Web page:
• Idiopathic normal pressure hydrocephalus grading scale (iNPHGS) (Kubo et al., 2008), higher is worse

Participating in This Clinical Trial

Inclusion Criteria

  • Unipolar Depression – in women: Contraceptive means Exclusion Criteria:

  • Schizophrenic and delusional disorders – Neurological diseases in which central nervous system involvement is known, such as epilepsies, storage diseases; severe mental retardation – Internistic diseases of moderate or higher severity, which may make participation in the study risky from a clinical point of view. In particular, multiple systolic blood pressure (measured after at least 5 min supine position) of > 145 mm Hg as well as hypokalemia (< 3.5 mmol/l) and clinically relevant ECG changes – Poorly controlled diabetes mellitus (HbA1c > 10) – Pregnancy or active desire for pregnancy for the duration of the study – Non-consent or inability to consent to the study – Treatment with the following substances: spironolactone or eplerenone; systemic glucocorticoids – Treatment with ketamine or electroconvulsive therapy in the last 3 months before randomization – Acute suicidality – Intolerance to licorice preparations or licorice contents.

Gender Eligibility: All

Minimum Age: 18 Years

Maximum Age: N/A

Are Healthy Volunteers Accepted: No

Investigator Details

  • Lead Sponsor
    • Philipps University Marburg Medical Center
  • Collaborator
    • Slovak Academy of Sciences
  • Provider of Information About this Clinical Study
    • Principal Investigator: Harald Murck, Apl. Professor – Philipps University Marburg Medical Center
  • Overall Official(s)
    • Harald Murck, MD PhD, Study Director, Philipps University Marburg Medical Center
  • Overall Contact(s)
    • Ulrich Schu, MD, +49 6421 5865200, schu@uni-marburg.de

References

Murck H, Luerweg B, Hahn J, Braunisch M, Jezova D, Zavorotnyy M, Konrad C, Jansen A, Kircher T. Ventricular volume, white matter alterations and outcome of major depression and their relationship to endocrine parameters – A pilot study. World J Biol Psychiatry. 2021 Feb;22(2):104-118. doi: 10.1080/15622975.2020.1757754. Epub 2020 May 15.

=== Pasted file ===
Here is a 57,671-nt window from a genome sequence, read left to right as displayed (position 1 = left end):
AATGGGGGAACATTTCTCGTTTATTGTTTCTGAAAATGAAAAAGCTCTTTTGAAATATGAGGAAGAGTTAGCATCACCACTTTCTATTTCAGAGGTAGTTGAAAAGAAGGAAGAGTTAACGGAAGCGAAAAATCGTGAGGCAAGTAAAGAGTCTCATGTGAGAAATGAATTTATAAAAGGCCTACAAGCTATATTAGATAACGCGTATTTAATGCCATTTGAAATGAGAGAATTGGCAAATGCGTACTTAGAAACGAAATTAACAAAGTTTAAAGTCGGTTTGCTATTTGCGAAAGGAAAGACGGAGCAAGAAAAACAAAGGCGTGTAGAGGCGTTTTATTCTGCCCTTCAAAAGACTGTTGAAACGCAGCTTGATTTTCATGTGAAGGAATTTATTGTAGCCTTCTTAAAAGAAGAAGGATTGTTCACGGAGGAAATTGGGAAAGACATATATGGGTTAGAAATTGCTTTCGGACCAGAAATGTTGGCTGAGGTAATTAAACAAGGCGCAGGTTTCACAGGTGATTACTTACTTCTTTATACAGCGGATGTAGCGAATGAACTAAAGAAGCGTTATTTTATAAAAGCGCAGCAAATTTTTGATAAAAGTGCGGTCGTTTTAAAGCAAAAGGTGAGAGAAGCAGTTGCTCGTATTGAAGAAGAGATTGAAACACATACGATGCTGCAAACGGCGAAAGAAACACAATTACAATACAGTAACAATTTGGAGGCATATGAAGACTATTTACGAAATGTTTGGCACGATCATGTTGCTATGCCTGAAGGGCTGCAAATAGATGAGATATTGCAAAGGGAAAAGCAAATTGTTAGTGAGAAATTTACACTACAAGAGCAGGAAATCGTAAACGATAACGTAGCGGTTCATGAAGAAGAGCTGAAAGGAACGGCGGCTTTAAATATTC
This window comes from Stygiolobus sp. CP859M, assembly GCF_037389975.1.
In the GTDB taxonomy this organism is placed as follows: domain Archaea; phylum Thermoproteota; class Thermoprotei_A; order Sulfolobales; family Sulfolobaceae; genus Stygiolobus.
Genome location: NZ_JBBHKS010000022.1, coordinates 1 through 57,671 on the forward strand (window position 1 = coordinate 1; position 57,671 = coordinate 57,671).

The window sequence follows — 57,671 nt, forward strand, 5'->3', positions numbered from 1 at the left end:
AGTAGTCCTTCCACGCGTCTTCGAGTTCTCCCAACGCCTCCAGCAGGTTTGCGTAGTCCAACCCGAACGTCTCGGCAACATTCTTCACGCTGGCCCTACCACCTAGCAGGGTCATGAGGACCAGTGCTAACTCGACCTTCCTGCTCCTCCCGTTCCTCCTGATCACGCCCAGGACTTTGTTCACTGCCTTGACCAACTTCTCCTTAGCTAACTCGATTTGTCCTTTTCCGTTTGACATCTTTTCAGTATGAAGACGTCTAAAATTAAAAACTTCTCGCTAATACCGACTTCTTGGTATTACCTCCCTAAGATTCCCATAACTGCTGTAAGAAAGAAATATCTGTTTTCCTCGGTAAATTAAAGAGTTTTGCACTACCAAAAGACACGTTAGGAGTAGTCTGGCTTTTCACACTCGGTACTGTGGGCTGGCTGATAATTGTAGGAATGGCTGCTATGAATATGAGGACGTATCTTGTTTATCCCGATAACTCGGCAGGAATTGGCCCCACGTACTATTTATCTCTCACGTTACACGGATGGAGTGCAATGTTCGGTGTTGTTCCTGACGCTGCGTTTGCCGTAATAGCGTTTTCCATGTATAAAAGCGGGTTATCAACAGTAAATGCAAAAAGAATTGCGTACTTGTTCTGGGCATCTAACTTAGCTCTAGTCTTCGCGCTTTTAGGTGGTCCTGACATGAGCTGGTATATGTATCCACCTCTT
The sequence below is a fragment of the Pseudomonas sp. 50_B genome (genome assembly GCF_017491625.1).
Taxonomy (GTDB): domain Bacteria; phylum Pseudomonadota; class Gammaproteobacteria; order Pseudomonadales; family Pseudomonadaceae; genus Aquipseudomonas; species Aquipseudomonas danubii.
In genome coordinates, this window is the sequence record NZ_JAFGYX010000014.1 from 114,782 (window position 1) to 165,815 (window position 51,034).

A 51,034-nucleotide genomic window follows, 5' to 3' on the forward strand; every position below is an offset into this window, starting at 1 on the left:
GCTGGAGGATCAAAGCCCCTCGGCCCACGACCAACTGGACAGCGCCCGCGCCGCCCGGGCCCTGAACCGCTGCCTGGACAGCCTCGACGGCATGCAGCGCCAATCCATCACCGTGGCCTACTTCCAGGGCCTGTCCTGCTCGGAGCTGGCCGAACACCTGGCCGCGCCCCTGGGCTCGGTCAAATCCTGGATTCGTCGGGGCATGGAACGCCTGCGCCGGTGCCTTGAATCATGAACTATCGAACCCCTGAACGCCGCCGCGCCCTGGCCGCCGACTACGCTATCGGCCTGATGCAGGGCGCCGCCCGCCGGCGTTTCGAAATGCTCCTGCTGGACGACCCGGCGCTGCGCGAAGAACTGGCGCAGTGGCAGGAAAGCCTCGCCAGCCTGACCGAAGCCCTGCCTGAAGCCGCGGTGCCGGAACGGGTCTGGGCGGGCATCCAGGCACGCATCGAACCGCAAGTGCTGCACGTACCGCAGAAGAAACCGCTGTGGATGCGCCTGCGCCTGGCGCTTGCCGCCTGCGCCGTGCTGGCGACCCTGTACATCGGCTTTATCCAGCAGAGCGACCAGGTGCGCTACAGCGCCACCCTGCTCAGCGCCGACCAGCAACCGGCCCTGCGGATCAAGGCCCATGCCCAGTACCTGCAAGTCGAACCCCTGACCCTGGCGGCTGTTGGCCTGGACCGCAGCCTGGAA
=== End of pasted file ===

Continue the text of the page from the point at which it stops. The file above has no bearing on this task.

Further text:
Murck H, Lehr L, Hahn J, Braunisch MC, Jezova D, Zavorotnyy M. Adjunct Therapy With Glycyrrhiza Glabra Rapidly Improves Outcome in Depression-A Pilot Study to Support 11-Beta-Hydroxysteroid Dehydrogenase Type 2 Inhibition as a New Target. Front Psychiatry. 2020 Dec 10;11:605949. doi: 10.3389/fpsyt.2020.605949. eCollection 2020.

Engelmann J, Murck H, Wagner S, Zillich L, Streit F, Herzog DP, Braus DF, Tadic A, Lieb K, Műller MB. Routinely accessible parameters of mineralocorticoid receptor function, depression subtypes and response prediction: a post-hoc analysis from the early medication change trial in major depressive disorder. World J Biol Psychiatry. 2022 Jan 25:1-12. doi: 10.1080/15622975.2021.2020334. [Epub ahead of print]

Murck H, Braunisch MC, Konrad C, Jezova D, Kircher T. Markers of mineralocorticoid receptor function: changes over time and relationship to response in patients with major depression. Int Clin Psychopharmacol. 2019 Jan;34(1):18-26. doi: 10.1097/YIC.0000000000000239.

Kubo Y, Kazui H, Yoshida T, Kito Y, Kimura N, Tokunaga H, Ogino A, Miyake H, Ishikawa M, Takeda M. Validation of grading scale for evaluating symptoms of idiopathic normal-pressure hydrocephalus. Dement Geriatr Cogn Disord. 2008;25(1):37-45. Epub 2007 Nov 20.

Clinical trials entries are delivered from the US National Institutes of Health and are not reviewed separately by this site. Please see the identifier information above for retrieving further details from the government database.

At TrialBulletin.com, we keep tabs on over 200,000 clinical trials in the US and abroad, using medical data supplied directly by the US National Institutes of Health. Please see the About and Contact page for details.